When the two teenage hot dog vendors laughed at Brandon Viktor, he saw their tongues stick out. The thin, stoop shouldered 21 year old took the wiener from its bun and bit a huge piece off. Everyone in Princetown thought they could make fun of him, but he still had a powerful chomp.
So here you are, sitting on the train, reading this book, looking for excitement. The cover caught your attention: some sad hero, sweat pouring down his forehead, eyes desperate with fear. You love to read about poor souls in torment.
The first Pango babies were born six years ago. It started in Southeast Asia so, naturally, no one in the West believed it. The odd morning show’s chuckling hosts would read reports of Cambodian women giving birth to strange creatures and they’d laugh it off. Then a Pango was born in San Francisco.
Anna was not one to look twice at anything or anyone. Everyone looked twice at her though. They couldn’t help it.
Most people don’t bother looking twice at insignificant details, so unsurprisingly she wasn’t particularly popular. People thought Anna was either arrogant, or stupid, or both. But I knew that when she did look twice at something, even more rarely someone, that look could take hours, it could take days. I’ve spent my whole life waiting for her to look at me like that.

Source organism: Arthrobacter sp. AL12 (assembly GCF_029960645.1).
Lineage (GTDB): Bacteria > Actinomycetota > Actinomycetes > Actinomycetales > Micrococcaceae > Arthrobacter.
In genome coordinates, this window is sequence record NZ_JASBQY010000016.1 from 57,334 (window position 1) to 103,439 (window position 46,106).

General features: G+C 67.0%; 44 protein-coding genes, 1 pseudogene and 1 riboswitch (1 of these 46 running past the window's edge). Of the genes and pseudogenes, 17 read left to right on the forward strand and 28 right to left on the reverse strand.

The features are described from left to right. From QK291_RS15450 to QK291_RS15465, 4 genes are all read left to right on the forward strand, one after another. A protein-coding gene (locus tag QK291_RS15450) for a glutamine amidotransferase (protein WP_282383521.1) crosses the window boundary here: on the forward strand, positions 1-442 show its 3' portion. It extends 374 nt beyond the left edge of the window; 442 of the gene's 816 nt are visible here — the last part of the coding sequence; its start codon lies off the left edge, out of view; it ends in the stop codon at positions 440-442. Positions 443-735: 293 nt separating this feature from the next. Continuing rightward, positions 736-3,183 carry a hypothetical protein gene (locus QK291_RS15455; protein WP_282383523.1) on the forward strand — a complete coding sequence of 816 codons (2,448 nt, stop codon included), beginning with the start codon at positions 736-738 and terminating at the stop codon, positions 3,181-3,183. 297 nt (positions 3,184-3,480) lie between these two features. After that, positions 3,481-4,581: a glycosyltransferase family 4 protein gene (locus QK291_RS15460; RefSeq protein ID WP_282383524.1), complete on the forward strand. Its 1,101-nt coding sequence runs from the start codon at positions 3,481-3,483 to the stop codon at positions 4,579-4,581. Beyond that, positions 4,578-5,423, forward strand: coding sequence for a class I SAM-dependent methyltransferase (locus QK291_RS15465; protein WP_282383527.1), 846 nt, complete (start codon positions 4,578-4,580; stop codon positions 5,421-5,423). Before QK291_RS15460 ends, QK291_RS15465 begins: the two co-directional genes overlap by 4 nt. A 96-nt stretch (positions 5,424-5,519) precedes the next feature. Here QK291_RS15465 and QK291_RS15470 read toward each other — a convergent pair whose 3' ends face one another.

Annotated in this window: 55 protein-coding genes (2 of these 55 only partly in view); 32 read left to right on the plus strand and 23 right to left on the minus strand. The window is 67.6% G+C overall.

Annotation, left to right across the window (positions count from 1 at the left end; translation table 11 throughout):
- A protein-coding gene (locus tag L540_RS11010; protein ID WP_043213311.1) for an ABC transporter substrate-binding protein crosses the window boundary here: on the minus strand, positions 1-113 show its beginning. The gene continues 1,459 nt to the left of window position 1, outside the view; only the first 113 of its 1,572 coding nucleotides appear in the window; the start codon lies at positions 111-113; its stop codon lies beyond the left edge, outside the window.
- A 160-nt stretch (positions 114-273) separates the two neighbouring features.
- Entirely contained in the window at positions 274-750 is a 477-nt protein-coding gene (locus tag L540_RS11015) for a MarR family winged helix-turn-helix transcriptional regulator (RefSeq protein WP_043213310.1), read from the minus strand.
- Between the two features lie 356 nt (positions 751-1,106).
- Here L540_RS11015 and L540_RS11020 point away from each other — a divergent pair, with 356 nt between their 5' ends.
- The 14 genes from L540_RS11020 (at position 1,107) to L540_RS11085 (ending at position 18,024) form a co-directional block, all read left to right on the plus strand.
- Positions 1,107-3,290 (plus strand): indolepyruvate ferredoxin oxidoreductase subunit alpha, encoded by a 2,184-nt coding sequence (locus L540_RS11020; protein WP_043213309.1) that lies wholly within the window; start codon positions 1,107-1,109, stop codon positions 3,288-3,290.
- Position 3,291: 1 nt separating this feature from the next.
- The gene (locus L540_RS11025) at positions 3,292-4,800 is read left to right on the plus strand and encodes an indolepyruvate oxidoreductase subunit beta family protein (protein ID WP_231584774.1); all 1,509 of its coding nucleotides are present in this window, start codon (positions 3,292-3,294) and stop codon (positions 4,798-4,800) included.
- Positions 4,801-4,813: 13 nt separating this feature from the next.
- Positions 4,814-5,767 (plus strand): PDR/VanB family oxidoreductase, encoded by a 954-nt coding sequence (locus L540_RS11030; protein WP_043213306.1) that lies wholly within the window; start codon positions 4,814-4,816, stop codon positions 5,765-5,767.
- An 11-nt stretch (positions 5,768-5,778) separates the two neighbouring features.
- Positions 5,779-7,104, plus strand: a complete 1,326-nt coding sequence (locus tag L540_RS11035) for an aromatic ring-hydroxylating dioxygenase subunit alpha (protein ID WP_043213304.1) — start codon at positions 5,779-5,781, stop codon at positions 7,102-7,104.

I hated my sister. An easy thing for me to say, despite (according to my parents) hate being such a “strong word.” But it was true; I detested my sister. Loathed her. I didn’t always hate her; in fact, I felt nothing the day she was handed to me.
Lucas stopped because of the compliment. It came from a PR girl, who was canvassing Oxford Street’s dense lunchtime crowd.
“Yes,” she muttered, catching his eye. “Definitely.”